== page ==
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UGA LAW PROFESSOR NAMED FULBRIGHT SCHOLAR

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Monday, March 27, 2000

WRITER: Kathy R. Pharr, (706) 542-5172, pharr@arches.uga.edu

CONTACT: Tom Schoenbaum, (706) 542-5140

UGA LAW PROFESSOR NAMED FULBRIGHT SCHOLAR

ATHENS, Ga. - Thomas J. Schoenbaum, Dean and Virginia Rusk Professor at the University of Georgia School of Law, has been selected for a Fulbright Scholar award, the sixth Fulbright award of his academic career.

Schoenbaum will hold the Fulbright-Innsbruck Chair for the 2000-01 academic year, during which time he will accept the Distinguished Chair of International Law at the University of Innsbruck for the summer semester of 2001. While in Austria, Schoenbaum will research the human rights record of the Freedom Party and will teach courses in international business transactions and international law.

Schoenbaum previously held Fulbright Scholarships in Belgium (2), Germany, the former Soviet Union and South Africa. Alan Schecter, chair of the J. William Fulbright Foreign Scholarship Board, noted of Schoenbaum in his award letter, "Your impressive academic accomplishments have made possible your selection for the Fulbright Program. We know that you will exemplify the same standards of excellence when you become a representative of the American people abroad. In so doing, you help fulfill the principal purpose of the Fulbright Program, to increase mutual understanding between the people of the United States and those of other countries."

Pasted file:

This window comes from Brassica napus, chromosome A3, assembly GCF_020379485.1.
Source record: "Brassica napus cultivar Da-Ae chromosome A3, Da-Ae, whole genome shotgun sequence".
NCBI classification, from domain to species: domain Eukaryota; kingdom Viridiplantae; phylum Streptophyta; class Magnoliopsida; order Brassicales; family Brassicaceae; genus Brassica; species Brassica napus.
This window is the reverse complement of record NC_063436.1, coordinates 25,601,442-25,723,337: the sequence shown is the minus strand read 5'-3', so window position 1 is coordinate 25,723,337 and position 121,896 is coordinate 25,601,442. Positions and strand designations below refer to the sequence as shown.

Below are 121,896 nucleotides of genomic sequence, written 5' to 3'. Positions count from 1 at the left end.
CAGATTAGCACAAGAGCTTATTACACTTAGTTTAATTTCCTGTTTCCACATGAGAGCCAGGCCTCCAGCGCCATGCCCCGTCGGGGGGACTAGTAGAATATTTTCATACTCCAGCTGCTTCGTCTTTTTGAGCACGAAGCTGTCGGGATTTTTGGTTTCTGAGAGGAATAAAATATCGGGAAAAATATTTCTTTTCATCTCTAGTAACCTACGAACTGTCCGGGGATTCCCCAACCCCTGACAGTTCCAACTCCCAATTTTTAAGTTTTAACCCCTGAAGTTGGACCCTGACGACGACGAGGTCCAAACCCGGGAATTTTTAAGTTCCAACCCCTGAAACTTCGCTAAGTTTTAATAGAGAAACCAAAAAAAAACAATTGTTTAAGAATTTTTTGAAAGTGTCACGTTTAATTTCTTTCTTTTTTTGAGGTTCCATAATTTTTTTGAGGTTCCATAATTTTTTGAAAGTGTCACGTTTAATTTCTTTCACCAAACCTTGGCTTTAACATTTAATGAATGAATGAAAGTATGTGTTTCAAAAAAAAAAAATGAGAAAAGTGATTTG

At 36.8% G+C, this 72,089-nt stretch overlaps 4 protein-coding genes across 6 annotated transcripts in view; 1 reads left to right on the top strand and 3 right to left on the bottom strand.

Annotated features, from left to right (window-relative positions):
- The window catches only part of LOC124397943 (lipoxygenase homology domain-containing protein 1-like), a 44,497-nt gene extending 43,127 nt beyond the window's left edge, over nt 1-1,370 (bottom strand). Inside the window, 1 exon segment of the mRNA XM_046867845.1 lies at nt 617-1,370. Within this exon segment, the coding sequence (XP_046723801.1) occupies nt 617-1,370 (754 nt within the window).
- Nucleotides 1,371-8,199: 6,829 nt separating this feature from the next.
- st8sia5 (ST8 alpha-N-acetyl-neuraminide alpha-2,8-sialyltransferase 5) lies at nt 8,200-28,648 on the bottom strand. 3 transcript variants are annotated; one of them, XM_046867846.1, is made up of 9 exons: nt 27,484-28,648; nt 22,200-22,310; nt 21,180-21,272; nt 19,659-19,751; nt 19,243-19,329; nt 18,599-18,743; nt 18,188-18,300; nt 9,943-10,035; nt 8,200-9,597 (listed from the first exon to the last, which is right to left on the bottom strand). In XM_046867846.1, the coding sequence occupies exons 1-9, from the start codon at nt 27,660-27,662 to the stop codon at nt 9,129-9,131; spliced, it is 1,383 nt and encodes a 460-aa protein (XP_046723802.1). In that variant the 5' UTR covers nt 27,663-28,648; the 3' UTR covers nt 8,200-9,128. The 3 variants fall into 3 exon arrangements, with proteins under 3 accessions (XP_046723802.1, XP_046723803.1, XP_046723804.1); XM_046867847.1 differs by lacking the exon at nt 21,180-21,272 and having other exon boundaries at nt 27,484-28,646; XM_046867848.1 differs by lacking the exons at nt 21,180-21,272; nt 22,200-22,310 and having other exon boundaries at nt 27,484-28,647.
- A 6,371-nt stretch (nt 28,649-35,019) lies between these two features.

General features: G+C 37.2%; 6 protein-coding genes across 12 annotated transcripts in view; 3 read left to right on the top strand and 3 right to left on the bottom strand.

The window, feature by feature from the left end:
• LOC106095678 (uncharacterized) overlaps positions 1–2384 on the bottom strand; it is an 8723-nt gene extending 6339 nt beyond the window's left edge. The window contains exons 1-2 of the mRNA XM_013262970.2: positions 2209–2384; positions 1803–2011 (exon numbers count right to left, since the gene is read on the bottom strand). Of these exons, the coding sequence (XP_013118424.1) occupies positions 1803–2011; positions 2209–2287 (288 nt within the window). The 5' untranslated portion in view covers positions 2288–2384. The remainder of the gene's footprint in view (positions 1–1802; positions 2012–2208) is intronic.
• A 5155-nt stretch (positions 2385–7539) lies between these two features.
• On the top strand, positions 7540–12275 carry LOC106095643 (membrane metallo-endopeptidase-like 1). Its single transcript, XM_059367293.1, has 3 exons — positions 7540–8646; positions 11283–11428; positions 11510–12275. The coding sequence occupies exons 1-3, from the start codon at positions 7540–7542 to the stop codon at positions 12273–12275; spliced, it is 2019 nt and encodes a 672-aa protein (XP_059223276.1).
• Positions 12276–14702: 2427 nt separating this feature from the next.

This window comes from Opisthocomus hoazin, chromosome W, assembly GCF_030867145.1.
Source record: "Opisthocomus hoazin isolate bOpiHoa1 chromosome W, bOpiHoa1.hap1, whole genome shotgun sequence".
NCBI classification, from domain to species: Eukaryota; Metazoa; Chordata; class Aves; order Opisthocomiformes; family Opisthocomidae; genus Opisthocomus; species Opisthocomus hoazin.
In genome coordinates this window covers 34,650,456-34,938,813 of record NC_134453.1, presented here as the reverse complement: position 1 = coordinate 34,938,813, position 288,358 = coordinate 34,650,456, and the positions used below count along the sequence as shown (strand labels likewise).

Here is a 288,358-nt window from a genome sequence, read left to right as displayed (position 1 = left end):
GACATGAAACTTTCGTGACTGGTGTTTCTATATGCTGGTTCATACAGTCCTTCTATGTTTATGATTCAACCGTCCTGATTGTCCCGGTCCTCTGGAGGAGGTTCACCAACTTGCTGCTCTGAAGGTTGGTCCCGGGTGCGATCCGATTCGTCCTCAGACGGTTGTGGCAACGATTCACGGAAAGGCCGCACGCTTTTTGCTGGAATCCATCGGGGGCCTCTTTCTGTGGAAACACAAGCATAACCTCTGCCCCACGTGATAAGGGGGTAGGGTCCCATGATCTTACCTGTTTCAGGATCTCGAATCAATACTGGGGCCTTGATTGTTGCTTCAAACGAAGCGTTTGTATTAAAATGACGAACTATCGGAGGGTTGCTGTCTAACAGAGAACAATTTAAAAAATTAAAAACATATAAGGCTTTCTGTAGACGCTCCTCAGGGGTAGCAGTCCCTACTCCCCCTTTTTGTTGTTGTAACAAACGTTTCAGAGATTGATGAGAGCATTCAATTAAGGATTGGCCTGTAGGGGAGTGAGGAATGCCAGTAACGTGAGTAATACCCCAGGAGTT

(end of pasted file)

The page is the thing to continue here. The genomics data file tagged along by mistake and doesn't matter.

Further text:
Schoenbaum holds a B.A. degree (summa cum laude from St. Joseph's College in Indiana); a D.E.S.S. (diplôme d'etudes supérieurs specialisées) from the University of Leuven (Belgium); a J.D. (juris doctor) degree in law (with distinction) from the University of Michigan; and a Ph.D. in international and comparative law from the University of Cambridge (U.K.).

Schoenbaum directed UGA's Dean Rusk Center for International and Comparative Law for the past 17 years, returning to regular teaching duties in January. In July, he will assume the executive directorship of UGA's proposed Center for European Studies.

Under Schoenbaum's leadership, the Rusk Center established itself as a world-class research center whose scholarship is published by leading houses and journals such as the International and Comparative Law Quarterly and the American Journal of International Law. A recent search revealed that the Rusk Center's work has been cited over 2,000 times, including 5 times by the U.S. Supreme Court and over 600 times by federal and state courts. Research is conducted with scholars around the globe on such topics as trade and environment, the use of force, and women in international law.Schoenbaum and the Rusk Center staff worked to help establish a new constitution in South Africa, stimulate investment and economic development in Africa, create new programs of international law in Colombia and Brazil, settle disputes between the U.S. and Japan, and enact NAFTA. They also worked to enhance economic development in Georgia by participating in the Georgia Export Assistance Network and collaborating with the Georgia Department of Industry, Trade and Tourism, the Georgia State Bar Association, various chambers of commerce, business groups, and Atlanta consulates to organize and produce international conferences on topics such as exporting goods and services and investment in the state.

In addition, Rusk Center researchers paid tribute to former Secretary of State Dean Rusk by organizing his papers and contributing the Dean Rusk Collection to UGA's Russell Library. Oral history interviews were recorded and a biography on Mr. Rusk, which was nominated for a Pulitzer Prize, was written.

Under Schoenbaum, the Rusk Center enhanced international education at UGA by working with other schools and departments on interdisciplinary research, teaching, and study abroad programs. In 1996, the center moved into offices of a new university building, Dean Rusk Hall.

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